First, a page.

John Fithian of US-based National Association of Theatre Owners, was quoted this month on his position with independent cinema owners: “convert or die.” Not John’s most eloquent quote, nor very imaginative. One has only to look at Kodak to see what unimaginative thinking in the face of change will do. It’s time to think different.
There are two trends that should not be overlooked. First, the availability of quality independent content will only grow. Desktop movie making will only get better. The talent, skills, and technology are there. Even movie stars get the hint, by reducing fees and taking the odd independent production that gives them a chance to push themselves in different ways. Just as desktop publishing changed the book and magazine industry, desktop movie production is changing film making. The tricks of the trade are no longer limited to big budget productions. Anyone can rent a cinema-grade digital camera that captures at 120 frames per second. The digital tools exist to produce multi-channel sounds tracks. Special effects and editing software is a download away. To get an idea of how creative things are today, here’s a clip for how to shoot a fancy flyover effect without renting a helicopter or crane.
A number of factors are coalescing at the same time. Independent content, social network marketing, and stream distribution to notebook and tablet computers, is a formula for capturing the Generation C market. This, while more traditional movie distribution and exhibition is concerned about losing this market. The kicker is that independent content will not tolerate a lengthy second release window, which exhibitors insist upon with major studios. Without accommodation, there is risk that independent content will bypass the cinema entirely, taking a generation of movie-goers with it. Such content could be a meal ticket for independent cinema.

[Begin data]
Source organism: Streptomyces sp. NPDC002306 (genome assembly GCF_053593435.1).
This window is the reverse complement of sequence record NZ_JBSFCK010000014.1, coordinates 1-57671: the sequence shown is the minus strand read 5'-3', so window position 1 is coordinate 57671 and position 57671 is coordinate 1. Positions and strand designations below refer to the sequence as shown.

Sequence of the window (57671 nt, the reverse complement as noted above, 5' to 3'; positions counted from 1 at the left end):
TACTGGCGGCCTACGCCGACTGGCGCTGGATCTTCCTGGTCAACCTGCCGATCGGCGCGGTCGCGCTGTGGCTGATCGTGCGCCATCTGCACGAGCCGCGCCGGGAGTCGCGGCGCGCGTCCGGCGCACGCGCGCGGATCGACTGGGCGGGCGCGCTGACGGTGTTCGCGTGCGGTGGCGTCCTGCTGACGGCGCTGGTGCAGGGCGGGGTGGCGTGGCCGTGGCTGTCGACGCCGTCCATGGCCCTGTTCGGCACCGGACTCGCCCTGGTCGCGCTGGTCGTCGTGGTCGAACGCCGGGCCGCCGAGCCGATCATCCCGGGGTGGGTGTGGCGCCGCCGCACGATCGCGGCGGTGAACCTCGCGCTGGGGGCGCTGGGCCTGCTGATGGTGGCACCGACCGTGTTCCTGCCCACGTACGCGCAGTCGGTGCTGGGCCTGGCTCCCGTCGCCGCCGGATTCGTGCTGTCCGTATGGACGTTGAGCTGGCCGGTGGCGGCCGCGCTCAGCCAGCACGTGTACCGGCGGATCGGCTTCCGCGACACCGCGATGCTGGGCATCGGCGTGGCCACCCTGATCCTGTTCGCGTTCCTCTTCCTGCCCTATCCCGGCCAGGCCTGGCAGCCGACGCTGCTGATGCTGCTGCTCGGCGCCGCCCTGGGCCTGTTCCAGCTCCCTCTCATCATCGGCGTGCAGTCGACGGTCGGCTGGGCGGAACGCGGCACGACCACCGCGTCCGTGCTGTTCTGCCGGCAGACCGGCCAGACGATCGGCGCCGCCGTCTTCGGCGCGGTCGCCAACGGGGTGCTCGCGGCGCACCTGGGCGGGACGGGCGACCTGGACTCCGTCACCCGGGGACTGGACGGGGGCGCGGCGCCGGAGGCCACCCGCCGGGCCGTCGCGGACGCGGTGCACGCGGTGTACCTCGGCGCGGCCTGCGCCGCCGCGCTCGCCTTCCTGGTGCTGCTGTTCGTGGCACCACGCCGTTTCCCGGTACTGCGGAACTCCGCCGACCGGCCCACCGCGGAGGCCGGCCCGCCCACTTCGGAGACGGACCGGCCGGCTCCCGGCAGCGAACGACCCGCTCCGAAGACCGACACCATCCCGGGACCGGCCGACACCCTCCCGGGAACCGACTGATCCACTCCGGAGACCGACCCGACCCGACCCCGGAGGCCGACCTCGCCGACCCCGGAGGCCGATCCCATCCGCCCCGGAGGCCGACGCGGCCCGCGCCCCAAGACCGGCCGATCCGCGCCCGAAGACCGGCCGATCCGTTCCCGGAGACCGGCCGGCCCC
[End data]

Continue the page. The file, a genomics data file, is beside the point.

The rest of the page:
The second trend is that cheaper equipment for independent cinema owners is available, but not in DCI format. Without generating new standards, a special release on Blu-ray, in a second cinema release window, could solve many of the problems faced by independent cinema owners. A quick online quote demonstrates how attractive this is for independent distributors: 1000 Blu-ray discs can be replicated with 10 day turnaround for under $1800.
If there is a concern with Blu-ray, it’s that every security measure built into the format has been hacked. Blu-ray security, therefore, requires special attention. Refinements to Blu-ray security will likely lose backwards compatibility with Blu-ray in the home, which, for a second cinema release window, is a desired feature. Assuming the security issues can be solved, Blu-ray has the potential to become the low cost means for independent content to be distributed to cinema. It can also offer major distributors a second-release window for cinema, without compromising first run, DCI-compliant cinema. Independent content distributors could release in this format, without violating the lengthy windows demanded of first release houses. Not surprisingly, we’re told that more than one startup is now pursuing the use of Blu-ray for this application.
A second digital release format would not only serve small town cinema, but would benefit independent filmmakers with the need for short release windows. Rather than spout useless covenants such as “convert or die,” it’s time to look at ways to make this industry stronger.